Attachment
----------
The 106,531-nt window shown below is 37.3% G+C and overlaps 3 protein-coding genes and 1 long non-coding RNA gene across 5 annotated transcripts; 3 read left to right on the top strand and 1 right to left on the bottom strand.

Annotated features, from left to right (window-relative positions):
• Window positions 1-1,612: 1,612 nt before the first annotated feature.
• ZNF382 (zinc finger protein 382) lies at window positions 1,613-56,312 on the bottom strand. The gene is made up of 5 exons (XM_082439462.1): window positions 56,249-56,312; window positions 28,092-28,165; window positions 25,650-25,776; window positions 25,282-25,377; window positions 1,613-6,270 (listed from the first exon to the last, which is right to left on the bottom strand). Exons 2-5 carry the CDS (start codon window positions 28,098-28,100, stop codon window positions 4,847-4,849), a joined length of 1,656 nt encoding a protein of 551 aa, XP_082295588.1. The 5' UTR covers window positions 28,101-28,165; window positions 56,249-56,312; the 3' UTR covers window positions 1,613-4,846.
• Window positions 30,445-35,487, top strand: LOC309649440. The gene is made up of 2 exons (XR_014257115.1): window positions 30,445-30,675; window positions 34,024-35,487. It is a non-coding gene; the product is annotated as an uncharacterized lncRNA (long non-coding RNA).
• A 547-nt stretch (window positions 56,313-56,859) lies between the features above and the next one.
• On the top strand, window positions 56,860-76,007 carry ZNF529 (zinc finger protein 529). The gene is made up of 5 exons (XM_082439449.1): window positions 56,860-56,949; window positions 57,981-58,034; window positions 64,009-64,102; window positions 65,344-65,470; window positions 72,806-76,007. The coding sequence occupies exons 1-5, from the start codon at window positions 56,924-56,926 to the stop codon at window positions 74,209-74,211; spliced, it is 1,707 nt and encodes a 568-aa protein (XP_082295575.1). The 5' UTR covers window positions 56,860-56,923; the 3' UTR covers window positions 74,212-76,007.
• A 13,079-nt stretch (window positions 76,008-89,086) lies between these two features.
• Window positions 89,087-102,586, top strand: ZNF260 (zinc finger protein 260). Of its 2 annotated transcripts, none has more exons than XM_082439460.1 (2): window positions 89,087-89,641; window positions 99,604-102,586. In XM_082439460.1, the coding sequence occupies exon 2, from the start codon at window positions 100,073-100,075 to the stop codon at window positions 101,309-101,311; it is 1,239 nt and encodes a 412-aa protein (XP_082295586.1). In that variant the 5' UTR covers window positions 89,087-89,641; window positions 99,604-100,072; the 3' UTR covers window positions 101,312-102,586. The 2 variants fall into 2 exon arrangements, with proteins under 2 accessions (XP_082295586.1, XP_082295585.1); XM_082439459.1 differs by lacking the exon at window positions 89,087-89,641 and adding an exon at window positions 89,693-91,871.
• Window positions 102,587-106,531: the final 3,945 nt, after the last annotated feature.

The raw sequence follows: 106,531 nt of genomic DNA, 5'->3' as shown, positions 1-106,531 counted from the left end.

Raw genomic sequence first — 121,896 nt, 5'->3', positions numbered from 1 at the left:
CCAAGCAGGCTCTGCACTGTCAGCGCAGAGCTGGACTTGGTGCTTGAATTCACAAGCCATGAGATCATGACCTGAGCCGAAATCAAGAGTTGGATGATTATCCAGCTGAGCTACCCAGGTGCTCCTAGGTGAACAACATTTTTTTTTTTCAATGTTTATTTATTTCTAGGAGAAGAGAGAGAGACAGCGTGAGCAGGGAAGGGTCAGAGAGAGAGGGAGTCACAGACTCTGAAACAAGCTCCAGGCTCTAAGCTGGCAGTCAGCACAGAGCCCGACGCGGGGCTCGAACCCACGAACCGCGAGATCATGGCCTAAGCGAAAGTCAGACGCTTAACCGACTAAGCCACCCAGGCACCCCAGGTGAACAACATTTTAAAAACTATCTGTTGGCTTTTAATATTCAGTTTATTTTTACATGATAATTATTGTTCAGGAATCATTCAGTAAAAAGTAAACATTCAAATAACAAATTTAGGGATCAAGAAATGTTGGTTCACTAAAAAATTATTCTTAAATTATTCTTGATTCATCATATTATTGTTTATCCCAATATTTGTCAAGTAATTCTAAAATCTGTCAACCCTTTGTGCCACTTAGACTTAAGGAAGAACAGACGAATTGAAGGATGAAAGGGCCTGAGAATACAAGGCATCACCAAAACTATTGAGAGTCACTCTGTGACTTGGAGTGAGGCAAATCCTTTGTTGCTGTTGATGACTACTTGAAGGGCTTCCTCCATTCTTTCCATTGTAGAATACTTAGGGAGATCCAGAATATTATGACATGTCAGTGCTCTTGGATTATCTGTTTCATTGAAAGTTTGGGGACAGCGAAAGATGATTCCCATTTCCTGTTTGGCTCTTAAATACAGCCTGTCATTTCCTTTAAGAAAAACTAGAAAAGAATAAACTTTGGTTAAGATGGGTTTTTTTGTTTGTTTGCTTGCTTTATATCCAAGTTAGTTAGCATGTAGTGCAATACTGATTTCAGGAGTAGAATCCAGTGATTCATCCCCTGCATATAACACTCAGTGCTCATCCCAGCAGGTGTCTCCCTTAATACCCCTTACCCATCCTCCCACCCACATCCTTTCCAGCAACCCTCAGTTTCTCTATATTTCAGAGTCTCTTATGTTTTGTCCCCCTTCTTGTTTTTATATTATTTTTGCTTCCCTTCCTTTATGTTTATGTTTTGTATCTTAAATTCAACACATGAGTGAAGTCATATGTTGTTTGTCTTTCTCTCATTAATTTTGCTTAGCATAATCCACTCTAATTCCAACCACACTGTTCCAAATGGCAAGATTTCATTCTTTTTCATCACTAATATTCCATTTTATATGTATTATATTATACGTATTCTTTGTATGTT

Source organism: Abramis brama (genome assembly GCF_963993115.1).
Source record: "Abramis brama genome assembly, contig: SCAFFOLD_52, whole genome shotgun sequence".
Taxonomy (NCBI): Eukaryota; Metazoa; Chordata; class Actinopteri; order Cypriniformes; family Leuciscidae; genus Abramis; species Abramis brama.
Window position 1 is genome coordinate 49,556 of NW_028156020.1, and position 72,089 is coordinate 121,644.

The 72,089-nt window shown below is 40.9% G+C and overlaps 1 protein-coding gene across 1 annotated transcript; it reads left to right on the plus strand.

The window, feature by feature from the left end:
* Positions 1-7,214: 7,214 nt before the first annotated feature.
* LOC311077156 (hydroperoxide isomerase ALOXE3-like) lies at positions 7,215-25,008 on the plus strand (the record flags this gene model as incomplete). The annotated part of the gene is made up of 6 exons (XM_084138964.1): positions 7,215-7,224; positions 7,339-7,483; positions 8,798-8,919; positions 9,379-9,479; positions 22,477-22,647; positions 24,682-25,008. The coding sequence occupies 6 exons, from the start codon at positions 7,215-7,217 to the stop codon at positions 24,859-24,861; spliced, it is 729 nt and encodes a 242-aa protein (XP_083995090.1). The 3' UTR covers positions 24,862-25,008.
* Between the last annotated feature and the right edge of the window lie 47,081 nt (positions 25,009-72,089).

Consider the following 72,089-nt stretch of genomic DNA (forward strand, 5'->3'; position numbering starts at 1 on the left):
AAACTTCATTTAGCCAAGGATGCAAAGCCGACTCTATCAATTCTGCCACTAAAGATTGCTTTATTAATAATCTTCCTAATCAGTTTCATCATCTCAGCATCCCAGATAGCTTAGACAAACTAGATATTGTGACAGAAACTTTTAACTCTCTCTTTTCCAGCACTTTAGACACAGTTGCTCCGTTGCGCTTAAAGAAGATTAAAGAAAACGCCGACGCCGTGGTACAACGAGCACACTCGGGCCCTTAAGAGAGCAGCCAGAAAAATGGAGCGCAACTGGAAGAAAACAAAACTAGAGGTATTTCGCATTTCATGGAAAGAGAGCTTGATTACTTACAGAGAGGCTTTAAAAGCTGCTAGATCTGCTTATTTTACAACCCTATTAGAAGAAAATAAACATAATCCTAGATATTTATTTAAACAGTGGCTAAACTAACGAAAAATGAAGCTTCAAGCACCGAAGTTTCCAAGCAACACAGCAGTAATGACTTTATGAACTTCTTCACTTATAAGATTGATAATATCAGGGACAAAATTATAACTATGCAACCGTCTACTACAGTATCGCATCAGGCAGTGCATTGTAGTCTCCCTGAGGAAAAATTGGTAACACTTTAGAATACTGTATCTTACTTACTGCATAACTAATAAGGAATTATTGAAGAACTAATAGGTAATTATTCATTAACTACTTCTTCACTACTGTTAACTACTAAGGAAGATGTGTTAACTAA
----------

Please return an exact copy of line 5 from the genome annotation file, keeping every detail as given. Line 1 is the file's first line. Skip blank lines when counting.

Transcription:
• Window positions 30,445-35,487, top strand: LOC309649440. The gene is made up of 2 exons (XR_014257115.1): window positions 30,445-30,675; window positions 34,024-35,487. It is a non-coding gene; the product is annotated as an uncharacterized lncRNA (long non-coding RNA).